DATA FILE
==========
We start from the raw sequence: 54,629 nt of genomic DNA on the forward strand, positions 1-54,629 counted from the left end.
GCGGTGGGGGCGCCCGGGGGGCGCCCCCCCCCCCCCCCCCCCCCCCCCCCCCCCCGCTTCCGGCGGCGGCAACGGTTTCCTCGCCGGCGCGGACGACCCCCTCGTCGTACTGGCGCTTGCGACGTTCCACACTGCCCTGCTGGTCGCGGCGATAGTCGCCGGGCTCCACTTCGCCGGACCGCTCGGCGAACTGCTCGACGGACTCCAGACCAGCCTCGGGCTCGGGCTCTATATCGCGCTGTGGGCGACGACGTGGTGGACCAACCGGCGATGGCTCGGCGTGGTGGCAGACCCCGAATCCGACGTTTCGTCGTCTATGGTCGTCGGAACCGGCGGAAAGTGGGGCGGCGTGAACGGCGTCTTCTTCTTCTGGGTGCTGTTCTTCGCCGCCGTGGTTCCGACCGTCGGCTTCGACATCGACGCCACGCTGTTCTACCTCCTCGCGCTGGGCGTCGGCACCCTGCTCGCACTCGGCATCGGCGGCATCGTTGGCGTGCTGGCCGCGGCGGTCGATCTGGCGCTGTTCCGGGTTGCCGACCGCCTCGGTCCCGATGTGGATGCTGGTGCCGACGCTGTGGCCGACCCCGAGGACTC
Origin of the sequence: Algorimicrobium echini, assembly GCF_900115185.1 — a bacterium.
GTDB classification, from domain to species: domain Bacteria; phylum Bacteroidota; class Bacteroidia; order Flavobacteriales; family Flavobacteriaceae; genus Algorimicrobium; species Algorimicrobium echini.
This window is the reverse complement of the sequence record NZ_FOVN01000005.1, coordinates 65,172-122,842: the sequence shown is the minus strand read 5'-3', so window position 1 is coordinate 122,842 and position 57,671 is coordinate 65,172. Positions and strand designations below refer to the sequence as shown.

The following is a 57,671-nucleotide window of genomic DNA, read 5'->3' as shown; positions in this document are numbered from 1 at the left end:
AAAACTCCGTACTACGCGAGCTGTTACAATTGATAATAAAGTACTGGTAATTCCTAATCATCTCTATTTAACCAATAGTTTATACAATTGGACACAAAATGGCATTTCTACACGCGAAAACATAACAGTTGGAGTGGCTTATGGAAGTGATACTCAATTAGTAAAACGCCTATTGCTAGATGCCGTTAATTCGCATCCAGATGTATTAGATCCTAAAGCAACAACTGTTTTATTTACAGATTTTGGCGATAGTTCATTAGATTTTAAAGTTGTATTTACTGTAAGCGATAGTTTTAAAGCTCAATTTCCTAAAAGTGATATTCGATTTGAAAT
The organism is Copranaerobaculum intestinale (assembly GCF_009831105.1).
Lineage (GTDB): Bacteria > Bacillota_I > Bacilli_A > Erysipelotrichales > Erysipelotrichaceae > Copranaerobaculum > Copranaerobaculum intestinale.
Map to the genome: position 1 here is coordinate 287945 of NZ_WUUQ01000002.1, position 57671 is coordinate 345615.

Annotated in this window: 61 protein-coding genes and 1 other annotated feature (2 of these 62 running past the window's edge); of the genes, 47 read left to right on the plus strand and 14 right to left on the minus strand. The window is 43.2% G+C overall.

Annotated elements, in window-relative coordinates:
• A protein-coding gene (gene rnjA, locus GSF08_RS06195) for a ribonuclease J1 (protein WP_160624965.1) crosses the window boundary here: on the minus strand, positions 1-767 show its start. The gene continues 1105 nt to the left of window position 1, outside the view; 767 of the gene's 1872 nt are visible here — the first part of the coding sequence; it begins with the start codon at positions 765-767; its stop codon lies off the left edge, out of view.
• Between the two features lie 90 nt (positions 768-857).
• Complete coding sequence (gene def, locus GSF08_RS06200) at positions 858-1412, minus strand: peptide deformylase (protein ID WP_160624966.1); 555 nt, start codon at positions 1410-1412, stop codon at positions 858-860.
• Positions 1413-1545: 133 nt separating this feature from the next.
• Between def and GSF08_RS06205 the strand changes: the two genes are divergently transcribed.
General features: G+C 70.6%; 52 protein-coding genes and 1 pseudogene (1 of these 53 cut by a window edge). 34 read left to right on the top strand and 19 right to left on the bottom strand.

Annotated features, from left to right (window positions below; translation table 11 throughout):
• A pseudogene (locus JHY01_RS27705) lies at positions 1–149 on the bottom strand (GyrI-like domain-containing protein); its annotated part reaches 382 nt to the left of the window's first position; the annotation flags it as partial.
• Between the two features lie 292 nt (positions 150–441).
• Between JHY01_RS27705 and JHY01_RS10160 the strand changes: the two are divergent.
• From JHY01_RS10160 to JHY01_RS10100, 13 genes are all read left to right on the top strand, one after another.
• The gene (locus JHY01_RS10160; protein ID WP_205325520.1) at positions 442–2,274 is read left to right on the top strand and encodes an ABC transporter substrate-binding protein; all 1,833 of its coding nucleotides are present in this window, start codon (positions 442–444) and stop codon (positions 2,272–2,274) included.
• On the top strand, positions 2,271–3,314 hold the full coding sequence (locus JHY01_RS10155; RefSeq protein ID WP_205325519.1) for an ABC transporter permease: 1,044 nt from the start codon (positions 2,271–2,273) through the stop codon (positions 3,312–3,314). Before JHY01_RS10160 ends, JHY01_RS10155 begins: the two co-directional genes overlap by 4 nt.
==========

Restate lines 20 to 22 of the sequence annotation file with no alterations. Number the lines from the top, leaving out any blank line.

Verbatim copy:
• A pseudogene (locus JHY01_RS27705) lies at positions 1–149 on the bottom strand (GyrI-like domain-containing protein); its annotated part reaches 382 nt to the left of the window's first position; the annotation flags it as partial.
• Between the two features lie 292 nt (positions 150–441).
• Between JHY01_RS27705 and JHY01_RS10160 the strand changes: the two are divergent.